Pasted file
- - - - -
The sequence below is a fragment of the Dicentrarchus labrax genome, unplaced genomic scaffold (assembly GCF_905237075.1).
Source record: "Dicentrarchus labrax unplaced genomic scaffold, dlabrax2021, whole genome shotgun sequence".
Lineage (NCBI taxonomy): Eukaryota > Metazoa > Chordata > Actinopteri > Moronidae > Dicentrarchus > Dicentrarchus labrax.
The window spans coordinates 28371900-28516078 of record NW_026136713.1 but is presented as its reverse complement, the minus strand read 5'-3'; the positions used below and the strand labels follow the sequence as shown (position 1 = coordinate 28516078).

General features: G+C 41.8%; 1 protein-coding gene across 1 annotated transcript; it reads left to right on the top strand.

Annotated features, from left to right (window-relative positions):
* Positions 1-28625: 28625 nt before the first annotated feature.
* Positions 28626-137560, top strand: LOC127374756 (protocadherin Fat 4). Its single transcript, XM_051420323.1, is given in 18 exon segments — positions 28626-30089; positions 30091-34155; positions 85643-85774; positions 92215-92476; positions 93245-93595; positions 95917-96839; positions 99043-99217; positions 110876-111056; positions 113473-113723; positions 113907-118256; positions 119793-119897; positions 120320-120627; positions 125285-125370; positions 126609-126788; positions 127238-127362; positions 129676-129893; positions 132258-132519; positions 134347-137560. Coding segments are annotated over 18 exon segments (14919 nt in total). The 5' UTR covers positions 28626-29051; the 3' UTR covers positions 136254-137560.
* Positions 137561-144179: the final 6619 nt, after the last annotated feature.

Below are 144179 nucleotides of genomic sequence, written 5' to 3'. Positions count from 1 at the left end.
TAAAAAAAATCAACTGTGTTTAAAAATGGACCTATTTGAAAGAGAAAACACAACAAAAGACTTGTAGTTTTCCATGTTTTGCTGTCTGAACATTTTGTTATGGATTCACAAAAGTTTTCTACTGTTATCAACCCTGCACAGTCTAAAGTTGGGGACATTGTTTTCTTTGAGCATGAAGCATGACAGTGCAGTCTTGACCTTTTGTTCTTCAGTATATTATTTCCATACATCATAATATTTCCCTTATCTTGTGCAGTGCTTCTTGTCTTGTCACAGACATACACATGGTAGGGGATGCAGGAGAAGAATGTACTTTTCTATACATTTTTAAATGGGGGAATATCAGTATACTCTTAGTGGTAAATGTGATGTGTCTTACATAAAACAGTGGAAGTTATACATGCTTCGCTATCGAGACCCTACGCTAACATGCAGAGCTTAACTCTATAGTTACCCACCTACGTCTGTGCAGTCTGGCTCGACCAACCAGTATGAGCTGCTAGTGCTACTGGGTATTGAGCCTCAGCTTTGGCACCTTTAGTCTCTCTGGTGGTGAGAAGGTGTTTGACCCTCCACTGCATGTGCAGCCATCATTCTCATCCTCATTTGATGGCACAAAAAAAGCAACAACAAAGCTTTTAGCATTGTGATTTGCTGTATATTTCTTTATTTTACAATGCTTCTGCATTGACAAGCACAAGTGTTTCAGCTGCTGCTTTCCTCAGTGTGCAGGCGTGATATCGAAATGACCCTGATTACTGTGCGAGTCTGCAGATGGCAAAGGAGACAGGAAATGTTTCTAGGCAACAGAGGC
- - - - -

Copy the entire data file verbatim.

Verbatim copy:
The sequence below is a fragment of the Dicentrarchus labrax genome, unplaced genomic scaffold (assembly GCF_905237075.1).
Source record: "Dicentrarchus labrax unplaced genomic scaffold, dlabrax2021, whole genome shotgun sequence".
Lineage (NCBI taxonomy): Eukaryota > Metazoa > Chordata > Actinopteri > Moronidae > Dicentrarchus > Dicentrarchus labrax.
The window spans coordinates 28371900-28516078 of record NW_026136713.1 but is presented as its reverse complement, the minus strand read 5'-3'; the positions used below and the strand labels follow the sequence as shown (position 1 = coordinate 28516078).

General features: G+C 41.8%; 1 protein-coding gene across 1 annotated transcript; it reads left to right on the top strand.

Annotated features, from left to right (window-relative positions):
* Positions 1-28625: 28625 nt before the first annotated feature.
* Positions 28626-137560, top strand: LOC127374756 (protocadherin Fat 4). Its single transcript, XM_051420323.1, is given in 18 exon segments — positions 28626-30089; positions 30091-34155; positions 85643-85774; positions 92215-92476; positions 93245-93595; positions 95917-96839; positions 99043-99217; positions 110876-111056; positions 113473-113723; positions 113907-118256; positions 119793-119897; positions 120320-120627; positions 125285-125370; positions 126609-126788; positions 127238-127362; positions 129676-129893; positions 132258-132519; positions 134347-137560. Coding segments are annotated over 18 exon segments (14919 nt in total). The 5' UTR covers positions 28626-29051; the 3' UTR covers positions 136254-137560.
* Positions 137561-144179: the final 6619 nt, after the last annotated feature.

Below are 144179 nucleotides of genomic sequence, written 5' to 3'. Positions count from 1 at the left end.
TAAAAAAAATCAACTGTGTTTAAAAATGGACCTATTTGAAAGAGAAAACACAACAAAAGACTTGTAGTTTTCCATGTTTTGCTGTCTGAACATTTTGTTATGGATTCACAAAAGTTTTCTACTGTTATCAACCCTGCACAGTCTAAAGTTGGGGACATTGTTTTCTTTGAGCATGAAGCATGACAGTGCAGTCTTGACCTTTTGTTCTTCAGTATATTATTTCCATACATCATAATATTTCCCTTATCTTGTGCAGTGCTTCTTGTCTTGTCACAGACATACACATGGTAGGGGATGCAGGAGAAGAATGTACTTTTCTATACATTTTTAAATGGGGGAATATCAGTATACTCTTAGTGGTAAATGTGATGTGTCTTACATAAAACAGTGGAAGTTATACATGCTTCGCTATCGAGACCCTACGCTAACATGCAGAGCTTAACTCTATAGTTACCCACCTACGTCTGTGCAGTCTGGCTCGACCAACCAGTATGAGCTGCTAGTGCTACTGGGTATTGAGCCTCAGCTTTGGCACCTTTAGTCTCTCTGGTGGTGAGAAGGTGTTTGACCCTCCACTGCATGTGCAGCCATCATTCTCATCCTCATTTGATGGCACAAAAAAAGCAACAACAAAGCTTTTAGCATTGTGATTTGCTGTATATTTCTTTATTTTACAATGCTTCTGCATTGACAAGCACAAGTGTTTCAGCTGCTGCTTTCCTCAGTGTGCAGGCGTGATATCGAAATGACCCTGATTACTGTGCGAGTCTGCAGATGGCAAAGGAGACAGGAAATGTTTCTAGGCAACAGAGGC